Eliminating Graffiti in the New Orleans Metro Area

OPERATION: CLEAN SWEEP

About Us

Text Box: Organization: 
The corporation was formed in 1997 when the President and Founder, Fred Radtke, traveled from his Lakeview office to downtown.  Passing graffiti everyday (about 50 yards long, on the cemetery walls) at Canal Street and Metairie Road.  
After several weeks, it started to become depressing, so Mr. Radtke contacted City Hall, whom related to him that there was not a department that handled graffiti removal and referred him to the New Orleans Police Department.  As mentioned in the mission statement, the police could not do anything really, except fill out reports.  
Mr. Radtke then invested $20,000 of his own money to get the corporation established.  
The need for the project in the community:
Over the past two decades, graffiti has become a growing problem for many cities in the United States.  In recent years, graffiti-writing has spread to neighborhoods in rural and suburban areas.  In a study by Dayton University (1995), they estimated the national cost of graffiti removal to be approximately $7 billion with an estimated increase of 15% each year.  
When discussing the consequences of graffiti vandalism, social scientists and economic advisors often refer to the “The Broken Window Theory, (Glazer, 1979).”  They draw a connection between the occurrence of graffiti and perceived diminished quality of services.  Such perceptions have numerous negative consequences on communities.  
The unconscious connection between graffiti and more serious crimes causes property values to decline, stymies business growth and discourages tourism.  Graffiti vandalism also has an adverse impact on architecture.  Unable to overcome the problem and unwilling to waste money on repetitive removal efforts, authorities specify vandalism attracts other forms of crime and street delinquency to the area, slowly replacing the sense of ownership once common amongst residents with fear, anxiety and frustration.  
By responding within seven days to remove graffiti and maintaining removal for one year, prevents all of the above mentioned.  Also, it educates the awareness about graffiti, and reduces graffiti city-wide, provides a better quality of life for the citizens of New Orleans, and reduces crime.  
Post Katrina:
Operation Clean Sweep: Education & Development was relocated to Houma, LA., putting over 32,000 miles traveling back and forth to New Orleans and living in a trailer, we have accomplished the following:
Press conference with James Bernazzini, FBI Gang Task Force, Chief Riley, NOPD., Lt. Savage, Intelligence, NOPD
French Quarter Program with the French Quarter Business Association & the Vieux Carre’ Commission in restoring buildings to their traditional colors from graffiti.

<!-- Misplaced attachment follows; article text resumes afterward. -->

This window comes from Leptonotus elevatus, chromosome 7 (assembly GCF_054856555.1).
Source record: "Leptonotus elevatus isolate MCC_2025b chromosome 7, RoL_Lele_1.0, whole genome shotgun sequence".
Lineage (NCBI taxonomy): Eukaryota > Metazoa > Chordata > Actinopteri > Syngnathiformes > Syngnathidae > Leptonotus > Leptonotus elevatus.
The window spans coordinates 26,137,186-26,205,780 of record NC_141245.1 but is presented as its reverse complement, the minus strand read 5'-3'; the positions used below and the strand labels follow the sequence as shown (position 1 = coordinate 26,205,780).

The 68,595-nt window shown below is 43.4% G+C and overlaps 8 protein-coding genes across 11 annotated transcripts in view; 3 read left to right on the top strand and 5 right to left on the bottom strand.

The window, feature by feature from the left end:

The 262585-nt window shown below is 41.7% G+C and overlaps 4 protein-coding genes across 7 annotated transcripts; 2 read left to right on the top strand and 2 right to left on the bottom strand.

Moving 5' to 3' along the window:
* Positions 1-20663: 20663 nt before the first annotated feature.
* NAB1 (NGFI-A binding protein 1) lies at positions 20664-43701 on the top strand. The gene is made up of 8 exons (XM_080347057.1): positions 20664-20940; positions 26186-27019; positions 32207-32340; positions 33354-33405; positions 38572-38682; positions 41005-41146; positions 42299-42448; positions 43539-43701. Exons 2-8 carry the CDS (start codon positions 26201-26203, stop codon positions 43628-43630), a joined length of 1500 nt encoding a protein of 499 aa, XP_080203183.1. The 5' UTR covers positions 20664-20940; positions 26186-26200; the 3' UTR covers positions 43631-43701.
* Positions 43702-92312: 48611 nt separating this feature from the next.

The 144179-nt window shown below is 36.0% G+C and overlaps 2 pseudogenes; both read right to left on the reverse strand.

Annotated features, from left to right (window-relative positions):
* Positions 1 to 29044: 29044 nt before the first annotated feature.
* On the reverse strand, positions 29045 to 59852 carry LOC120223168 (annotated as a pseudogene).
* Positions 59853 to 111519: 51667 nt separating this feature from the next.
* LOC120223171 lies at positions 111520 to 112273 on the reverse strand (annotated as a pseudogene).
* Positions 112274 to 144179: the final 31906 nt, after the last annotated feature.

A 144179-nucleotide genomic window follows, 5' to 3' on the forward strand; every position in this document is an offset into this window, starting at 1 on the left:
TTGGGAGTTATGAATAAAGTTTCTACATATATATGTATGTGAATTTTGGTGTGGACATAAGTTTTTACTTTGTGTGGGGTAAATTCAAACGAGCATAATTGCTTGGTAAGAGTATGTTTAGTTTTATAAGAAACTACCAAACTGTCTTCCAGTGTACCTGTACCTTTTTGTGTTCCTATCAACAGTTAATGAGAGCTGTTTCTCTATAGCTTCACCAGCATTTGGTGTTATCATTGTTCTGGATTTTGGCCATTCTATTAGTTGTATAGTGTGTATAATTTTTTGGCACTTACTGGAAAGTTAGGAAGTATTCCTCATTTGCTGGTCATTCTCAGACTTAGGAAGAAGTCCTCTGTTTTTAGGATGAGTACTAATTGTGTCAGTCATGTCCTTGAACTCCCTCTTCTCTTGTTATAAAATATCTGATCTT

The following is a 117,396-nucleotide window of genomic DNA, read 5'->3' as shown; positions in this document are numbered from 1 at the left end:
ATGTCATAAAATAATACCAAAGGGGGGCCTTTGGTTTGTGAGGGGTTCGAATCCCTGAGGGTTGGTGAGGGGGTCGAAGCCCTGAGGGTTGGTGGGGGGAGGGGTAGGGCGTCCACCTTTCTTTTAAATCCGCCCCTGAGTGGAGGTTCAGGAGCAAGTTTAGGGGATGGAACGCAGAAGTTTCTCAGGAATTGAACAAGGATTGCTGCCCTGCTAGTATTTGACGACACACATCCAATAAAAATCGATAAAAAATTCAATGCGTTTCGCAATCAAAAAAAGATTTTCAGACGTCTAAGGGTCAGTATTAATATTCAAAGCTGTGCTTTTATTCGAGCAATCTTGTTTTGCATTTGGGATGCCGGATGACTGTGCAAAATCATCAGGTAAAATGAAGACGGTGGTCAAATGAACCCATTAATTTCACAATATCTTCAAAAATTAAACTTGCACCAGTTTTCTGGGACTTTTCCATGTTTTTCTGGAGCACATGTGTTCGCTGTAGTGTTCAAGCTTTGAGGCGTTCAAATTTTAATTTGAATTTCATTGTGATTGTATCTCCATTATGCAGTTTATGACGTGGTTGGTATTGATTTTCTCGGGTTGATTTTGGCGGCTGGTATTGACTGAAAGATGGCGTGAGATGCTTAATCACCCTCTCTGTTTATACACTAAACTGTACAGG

Partnering with the Downtown Development District in removing graffiti
Partnering with the Regional Planning Commission in removing graffiti
Article about restoration in the Preservation Resources Magazine
Weed & Seed Program to eliminate graffiti in Treme and Central City
We are now back in New Orleans 
Graffiti is an on-going battle, and with this battle, we have an army of volunteers who will help.  But this army needs supplies to keep the reduction of graffiti down.  Prior to Hurricane Katrina, Operation Clean Sweep: Education & Development reduced graffiti 65% overall in the city, and 85% in the French Quarter.   Operation Clean Sweep: Education & Development painted out over 10,000 graffiti tags since we started our program and won a national award from “Keep America Beautiful”, with the most innovated graffiti program in the country.  After Katrina, graffiti has put fear back in the city while it is still recovering from devastation. 
Text Box: Mission:
Operation Clean Sweep: Education & Development (OCS Ed. & Dev.) is a non-profit 501(c)(3) in good standing, which specializes in eliminating graffiti.
Before Operation Clean Sweep: Education & Development was formed, if someone had a graffiti problem, they would call the police department.  The police would spend time occupied on the phone, the use of a police officer and patrol car to fill out reports, instead of dealing with higher priority crimes.  Unfortunately not much could be done by the police department as the perpetrator would need to be caught in the “act.”  Ultimately, the graffiti usually stayed on the building.  
Since inception, OCS Ed. & Dev. saved the New Orleans Police Department over 4,000 phone calls by creating the Graffiti Hotline.  Operation Clean Sweep’s goal is to  eliminate the graffiti within seven days of the call.  
Its mission is to eliminate graffiti in New Orleans and the metro area for a better quality of life.

The Graffiti Hotline

(504) 486—9694

ERADICATING GRAFFITI

One Block at a Time

Text Box: Read about Mr. Fred Radtke of Operation Clean Sweep, featured in 






Magazine’s article:  
“Mr. Clean”

Copyright © Operation: Clean Sweep Education & Development  2011

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